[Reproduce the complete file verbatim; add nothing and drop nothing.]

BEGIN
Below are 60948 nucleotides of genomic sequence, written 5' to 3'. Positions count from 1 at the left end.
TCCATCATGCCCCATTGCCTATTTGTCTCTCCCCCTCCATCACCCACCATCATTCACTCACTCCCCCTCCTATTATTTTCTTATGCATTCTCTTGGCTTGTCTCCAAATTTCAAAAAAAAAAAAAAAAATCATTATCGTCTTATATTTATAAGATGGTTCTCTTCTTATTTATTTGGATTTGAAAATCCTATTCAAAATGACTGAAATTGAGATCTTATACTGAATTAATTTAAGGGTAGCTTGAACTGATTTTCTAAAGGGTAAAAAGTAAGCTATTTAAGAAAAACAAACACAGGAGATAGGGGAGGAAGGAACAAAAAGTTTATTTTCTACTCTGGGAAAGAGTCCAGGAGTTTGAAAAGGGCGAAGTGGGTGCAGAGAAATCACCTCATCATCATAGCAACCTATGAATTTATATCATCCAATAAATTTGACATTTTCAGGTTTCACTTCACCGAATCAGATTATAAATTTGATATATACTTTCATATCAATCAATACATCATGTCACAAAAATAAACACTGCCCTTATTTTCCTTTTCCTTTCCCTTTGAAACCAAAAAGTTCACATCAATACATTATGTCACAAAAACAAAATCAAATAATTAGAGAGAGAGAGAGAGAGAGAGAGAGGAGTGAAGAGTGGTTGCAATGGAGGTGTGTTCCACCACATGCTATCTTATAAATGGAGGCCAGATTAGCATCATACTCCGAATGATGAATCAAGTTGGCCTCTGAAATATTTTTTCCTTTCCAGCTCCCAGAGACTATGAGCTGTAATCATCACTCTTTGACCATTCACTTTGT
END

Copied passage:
Below are 60948 nucleotides of genomic sequence, written 5' to 3'. Positions count from 1 at the left end.
TCCATCATGCCCCATTGCCTATTTGTCTCTCCCCCTCCATCACCCACCATCATTCACTCACTCCCCCTCCTATTATTTTCTTATGCATTCTCTTGGCTTGTCTCCAAATTTCAAAAAAAAAAAAAAAAATCATTATCGTCTTATATTTATAAGATGGTTCTCTTCTTATTTATTTGGATTTGAAAATCCTATTCAAAATGACTGAAATTGAGATCTTATACTGAATTAATTTAAGGGTAGCTTGAACTGATTTTCTAAAGGGTAAAAAGTAAGCTATTTAAGAAAAACAAACACAGGAGATAGGGGAGGAAGGAACAAAAAGTTTATTTTCTACTCTGGGAAAGAGTCCAGGAGTTTGAAAAGGGCGAAGTGGGTGCAGAGAAATCACCTCATCATCATAGCAACCTATGAATTTATATCATCCAATAAATTTGACATTTTCAGGTTTCACTTCACCGAATCAGATTATAAATTTGATATATACTTTCATATCAATCAATACATCATGTCACAAAAATAAACACTGCCCTTATTTTCCTTTTCCTTTCCCTTTGAAACCAAAAAGTTCACATCAATACATTATGTCACAAAAACAAAATCAAATAATTAGAGAGAGAGAGAGAGAGAGAGAGAGGAGTGAAGAGTGGTTGCAATGGAGGTGTGTTCCACCACATGCTATCTTATAAATGGAGGCCAGATTAGCATCATACTCCGAATGATGAATCAAGTTGGCCTCTGAAATATTTTTTCCTTTCCAGCTCCCAGAGACTATGAGCTGTAATCATCACTCTTTGACCATTCACTTTGT